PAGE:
NEW YORK-Citing the dispro-portionally high incidence and mortality of prostate cancer among African-American men, Marc B. Garnick, MD, associate clinical professor of medicine, Harvard Medical School, singled out this segment of the population as the target for intensive efforts to raise awareness.
The latest statistics from the American Cancer Society put the incidence among African-Americans at 61% greater than that of Caucasian men. The 5-year survival rates are lower, 65% compared with 78% for Caucasians. At 43.9 deaths per 100,000, mortality is twice that of Caucasians.
The main reason for lower survival is suspected to be more advanced disease at diagnosis. Reduced access to health care, for socioeconomic and possibly cultural reasons, may be responsible. As a result, African-Americans are less likely to have timely diagnoses and more likely to receive suboptimal treatment.
Referring to the findings of a recent Louis Harris survey on awareness, attitudes, and relationships among prostate cancer patients (see "Study Uncovers Patient/Physician Communications Gaps"), Dr. Garnick noted that improved communication is particularly important in African-American communities.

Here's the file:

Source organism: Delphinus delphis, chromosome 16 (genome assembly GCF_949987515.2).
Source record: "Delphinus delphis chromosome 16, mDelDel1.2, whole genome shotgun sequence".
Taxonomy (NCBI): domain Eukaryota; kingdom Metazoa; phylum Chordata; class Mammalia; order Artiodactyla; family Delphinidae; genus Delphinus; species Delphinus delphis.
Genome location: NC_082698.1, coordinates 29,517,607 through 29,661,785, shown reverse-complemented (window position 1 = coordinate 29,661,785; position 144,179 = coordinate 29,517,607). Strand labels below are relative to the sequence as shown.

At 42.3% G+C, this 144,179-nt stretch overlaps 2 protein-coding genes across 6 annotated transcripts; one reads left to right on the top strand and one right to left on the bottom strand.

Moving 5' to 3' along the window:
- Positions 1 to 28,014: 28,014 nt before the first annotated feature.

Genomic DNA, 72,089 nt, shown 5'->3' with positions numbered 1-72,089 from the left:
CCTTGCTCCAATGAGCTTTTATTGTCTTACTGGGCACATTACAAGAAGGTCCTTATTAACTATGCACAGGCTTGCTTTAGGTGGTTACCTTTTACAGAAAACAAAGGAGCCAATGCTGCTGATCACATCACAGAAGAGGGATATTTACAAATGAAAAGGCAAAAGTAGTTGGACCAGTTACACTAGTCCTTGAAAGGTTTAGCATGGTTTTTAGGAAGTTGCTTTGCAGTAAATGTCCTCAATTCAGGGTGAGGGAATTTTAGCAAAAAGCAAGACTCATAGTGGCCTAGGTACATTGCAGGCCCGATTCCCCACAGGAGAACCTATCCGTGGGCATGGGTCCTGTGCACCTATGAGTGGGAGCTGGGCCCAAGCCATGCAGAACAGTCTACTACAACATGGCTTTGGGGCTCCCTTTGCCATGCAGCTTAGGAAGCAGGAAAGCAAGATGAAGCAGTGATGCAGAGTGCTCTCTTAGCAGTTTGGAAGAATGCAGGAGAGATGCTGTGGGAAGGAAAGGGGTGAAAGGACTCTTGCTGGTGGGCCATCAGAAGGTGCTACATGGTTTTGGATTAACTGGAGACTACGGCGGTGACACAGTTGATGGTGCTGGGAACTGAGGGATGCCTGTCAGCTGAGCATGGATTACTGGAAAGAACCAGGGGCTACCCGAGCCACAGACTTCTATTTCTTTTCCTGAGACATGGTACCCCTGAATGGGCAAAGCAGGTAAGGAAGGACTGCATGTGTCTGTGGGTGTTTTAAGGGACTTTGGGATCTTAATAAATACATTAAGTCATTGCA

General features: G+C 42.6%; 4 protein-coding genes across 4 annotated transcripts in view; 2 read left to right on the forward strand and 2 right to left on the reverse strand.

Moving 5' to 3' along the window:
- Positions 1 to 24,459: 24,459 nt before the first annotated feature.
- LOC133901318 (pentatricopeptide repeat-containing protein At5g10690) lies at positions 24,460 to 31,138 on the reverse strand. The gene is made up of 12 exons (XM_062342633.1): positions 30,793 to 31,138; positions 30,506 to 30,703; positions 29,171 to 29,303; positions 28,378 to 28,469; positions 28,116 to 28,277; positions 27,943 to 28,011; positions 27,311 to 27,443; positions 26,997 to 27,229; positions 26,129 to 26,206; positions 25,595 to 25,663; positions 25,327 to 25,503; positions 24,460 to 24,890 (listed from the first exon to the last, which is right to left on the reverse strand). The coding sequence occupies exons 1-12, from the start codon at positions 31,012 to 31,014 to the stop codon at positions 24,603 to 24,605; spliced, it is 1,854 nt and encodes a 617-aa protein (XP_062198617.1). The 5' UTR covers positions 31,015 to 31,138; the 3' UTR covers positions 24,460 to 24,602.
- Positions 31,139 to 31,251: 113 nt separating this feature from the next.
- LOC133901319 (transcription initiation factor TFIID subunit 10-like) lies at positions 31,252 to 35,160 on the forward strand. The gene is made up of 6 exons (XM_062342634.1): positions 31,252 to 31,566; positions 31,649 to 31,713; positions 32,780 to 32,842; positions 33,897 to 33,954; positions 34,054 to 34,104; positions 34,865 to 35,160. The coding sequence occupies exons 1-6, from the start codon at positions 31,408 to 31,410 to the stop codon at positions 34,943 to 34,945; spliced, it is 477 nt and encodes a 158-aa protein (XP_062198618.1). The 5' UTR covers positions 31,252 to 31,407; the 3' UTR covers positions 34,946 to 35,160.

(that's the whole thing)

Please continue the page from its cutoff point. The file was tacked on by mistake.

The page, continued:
He proposed that patient information materials be written in a way that is nonexclusionary in terms of race, level of education and income, and cultural background. He also urged the development of printed materials specifically addressed to this high-risk population.
Citing a finding in the Harris survey that African-Americans were
as likely as other patients to have unspoken concerns about their disease and treatment, Dr. Garnick said it was essential to address the tendency of African-American men to be less comfortable discussing personal and sexual issues with a doctor.
Suggestions ranged from efforts on the part of physicians to improve their communication and listening skills to adopting a team approach, employing the services of other medical and nonmedical professionals, and enlisting the aid of wives and other family members.